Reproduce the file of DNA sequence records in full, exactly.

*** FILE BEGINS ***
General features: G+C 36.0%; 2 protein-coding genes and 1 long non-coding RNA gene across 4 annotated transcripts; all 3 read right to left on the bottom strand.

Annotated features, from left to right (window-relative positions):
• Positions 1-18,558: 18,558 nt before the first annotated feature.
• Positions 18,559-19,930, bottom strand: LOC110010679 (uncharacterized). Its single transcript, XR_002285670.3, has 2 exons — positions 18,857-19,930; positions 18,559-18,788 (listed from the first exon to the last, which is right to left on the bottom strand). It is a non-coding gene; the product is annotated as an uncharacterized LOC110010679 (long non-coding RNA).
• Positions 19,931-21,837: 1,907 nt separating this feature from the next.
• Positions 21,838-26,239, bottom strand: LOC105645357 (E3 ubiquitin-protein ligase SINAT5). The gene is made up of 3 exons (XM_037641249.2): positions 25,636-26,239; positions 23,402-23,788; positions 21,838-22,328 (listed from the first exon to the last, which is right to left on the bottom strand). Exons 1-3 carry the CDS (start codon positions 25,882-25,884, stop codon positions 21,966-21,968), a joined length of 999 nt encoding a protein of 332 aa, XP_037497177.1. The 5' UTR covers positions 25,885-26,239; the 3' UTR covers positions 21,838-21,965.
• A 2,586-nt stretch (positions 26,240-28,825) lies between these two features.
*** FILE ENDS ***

General features: G+C 36.0%; 2 protein-coding genes and 1 long non-coding RNA gene across 4 annotated transcripts; all 3 read right to left on the bottom strand.

Annotated features, from left to right (window-relative positions):
• Positions 1-18,558: 18,558 nt before the first annotated feature.
• Positions 18,559-19,930, bottom strand: LOC110010679 (uncharacterized). Its single transcript, XR_002285670.3, has 2 exons — positions 18,857-19,930; positions 18,559-18,788 (listed from the first exon to the last, which is right to left on the bottom strand). It is a non-coding gene; the product is annotated as an uncharacterized LOC110010679 (long non-coding RNA).
• Positions 19,931-21,837: 1,907 nt separating this feature from the next.
• Positions 21,838-26,239, bottom strand: LOC105645357 (E3 ubiquitin-protein ligase SINAT5). The gene is made up of 3 exons (XM_037641249.2): positions 25,636-26,239; positions 23,402-23,788; positions 21,838-22,328 (listed from the first exon to the last, which is right to left on the bottom strand). Exons 1-3 carry the CDS (start codon positions 25,882-25,884, stop codon positions 21,966-21,968), a joined length of 999 nt encoding a protein of 332 aa, XP_037497177.1. The 5' UTR covers positions 25,885-26,239; the 3' UTR covers positions 21,838-21,965.
• A 2,586-nt stretch (positions 26,240-28,825) lies between these two features.